Inquiry- and Problem-Based Pedagogy: Dramatic Results in South America (?)

A recent study, published by the Center for Effective Global Action, sees big benefits from teaching build around student collaboration, inquiry, and problem-solving.

Working with in four countries (!), in ten different schools, (!!), with over 17,000 students (!!!), researchers find that K-4 students made more progress in math and science when they explored questions, compared with students who listened to lectures.

They report these results in stats-y language that doesn’t translate well: after 7 months, students averaged 0.18 standard deviations higher in math, and 0.14 in science. After four years, those differences bloomed to 0.39 and 0.23.

That not as sexy sounding as, say, they scored X% higher on a standardized test. But, however you look at it, those are eye-catching numbers.

Inquiry Learning vs. What?

Despite these dramatic numbers and claims, I don’t think the study supports the strong claims made by these researchers.

Here’s why.

First, the research purports to study the difference between “inquiry and problem based pedagogy” with “traditional instruction.”

If you look over the description of the classes, however, I think you’ll quickly see that it studies the difference between “good” teaching and “bad” teaching.

So, for instance, in a “traditional” unit on the skeletal system in Argentina:

[S]tudents copy facts about bone tissues and the names of 206 bones of the human skeleton that teachers have written on the blackboard into notebooks.

That’s not traditional. That’s absurd. They copy the names of two hundred and six bones? The mind boggles.

And, by the way, the “inquiry and problem based pedagogy” [IPP] is full of good, old-fashioned direct instruction:

When done well, IPP includes elements of explicit instruction and scaffolding.

Teachers facilitate learning by guiding students through a series of steps and explicitly relating learning to students’ prior knowledge and experiences.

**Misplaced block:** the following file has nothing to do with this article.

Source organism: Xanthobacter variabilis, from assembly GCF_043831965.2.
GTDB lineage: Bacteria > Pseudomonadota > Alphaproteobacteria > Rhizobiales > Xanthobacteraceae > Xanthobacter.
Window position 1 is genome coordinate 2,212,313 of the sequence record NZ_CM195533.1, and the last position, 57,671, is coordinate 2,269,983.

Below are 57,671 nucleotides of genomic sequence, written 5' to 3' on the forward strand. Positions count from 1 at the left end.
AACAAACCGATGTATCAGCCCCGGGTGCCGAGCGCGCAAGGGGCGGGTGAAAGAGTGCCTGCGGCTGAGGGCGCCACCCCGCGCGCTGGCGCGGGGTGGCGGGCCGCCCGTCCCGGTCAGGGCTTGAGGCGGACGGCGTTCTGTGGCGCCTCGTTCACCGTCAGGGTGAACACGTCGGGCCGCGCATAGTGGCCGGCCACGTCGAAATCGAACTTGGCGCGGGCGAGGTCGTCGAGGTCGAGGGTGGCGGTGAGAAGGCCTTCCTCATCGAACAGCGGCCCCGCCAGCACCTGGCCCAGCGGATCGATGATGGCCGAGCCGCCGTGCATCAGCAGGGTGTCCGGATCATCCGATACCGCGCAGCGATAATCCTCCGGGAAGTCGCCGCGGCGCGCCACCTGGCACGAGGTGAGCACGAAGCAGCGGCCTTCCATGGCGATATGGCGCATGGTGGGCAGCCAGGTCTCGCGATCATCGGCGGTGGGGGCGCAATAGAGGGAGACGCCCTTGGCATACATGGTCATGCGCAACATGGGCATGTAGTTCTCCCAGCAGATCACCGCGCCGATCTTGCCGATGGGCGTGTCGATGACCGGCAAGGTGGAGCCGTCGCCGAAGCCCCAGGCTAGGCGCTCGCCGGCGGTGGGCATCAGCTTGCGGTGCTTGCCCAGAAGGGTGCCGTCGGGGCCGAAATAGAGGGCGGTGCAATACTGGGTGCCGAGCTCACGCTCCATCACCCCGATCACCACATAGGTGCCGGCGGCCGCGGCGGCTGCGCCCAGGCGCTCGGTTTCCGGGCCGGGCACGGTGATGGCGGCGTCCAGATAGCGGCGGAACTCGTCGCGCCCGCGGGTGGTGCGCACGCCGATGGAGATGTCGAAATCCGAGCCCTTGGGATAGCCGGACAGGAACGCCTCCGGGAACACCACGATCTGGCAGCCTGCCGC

Teachers guide learners through complex tasks with explicit instructions that are relevant to the problems at hand.

They provide structure and scaffolding that help students not only carry out specific activities, but also comprehend why they are doing those activities and how they are related to the set of core concepts they are exploring.

So, yes, these students are inquiring and problem solving. And, they’re getting lots of explicit teacherly guidance.

So, again, the labels used in this study don’t fully align with the concepts we typically use them to mean.

Compared to Whom?

A second questions jumps out here as well.

The teachers who used IPP methods got impressive training and support. For instance:

They got 20 hours of professional training in these methods. (When was the last time your school provided twenty hours of training on one topic?)

They got lesson plans. They got teaching materials.

They got “continuous in-school teacher support.”

What did the teachers in the control-group schools get? The study doesn’t say.

That silence leads to the possibility that they got…nothin’.

Which is to say: the study compares teachers who got lots and lots (and lots) of support, with teachers who didn’t get any support.

So, the difference might have come from the specifics of the teaching method: in this case, “IPP.”

Or, it might have come from the energizing effects of working at a school getting so much researcher support and attention.

We simply don’t know. And, if I’m right that this was a “business as usual” control group, then the study design doesn’t let us know.

Strong Conclusions

Based on this study, I think we can conclude that…

4th graders should not have to copy 206 vocabulary words into their notebooks. (I’ll go out on a limb and say NO ONE should have to do that.)

Some level of explicit teacherly support and guidance is essential.

Once foundational knowledge has been established, an appropriate level of independent questing can solidify and extend knowledge.

Most of us, I suspect, would have agreed with all of those statements before we read the study.

I don’t think, however, we can conclude from this study that “Inquiry and Problem Based Pedagogy” (as we typically use those words in the US) is the best approach. Because: that’s not what this study tested and measured.

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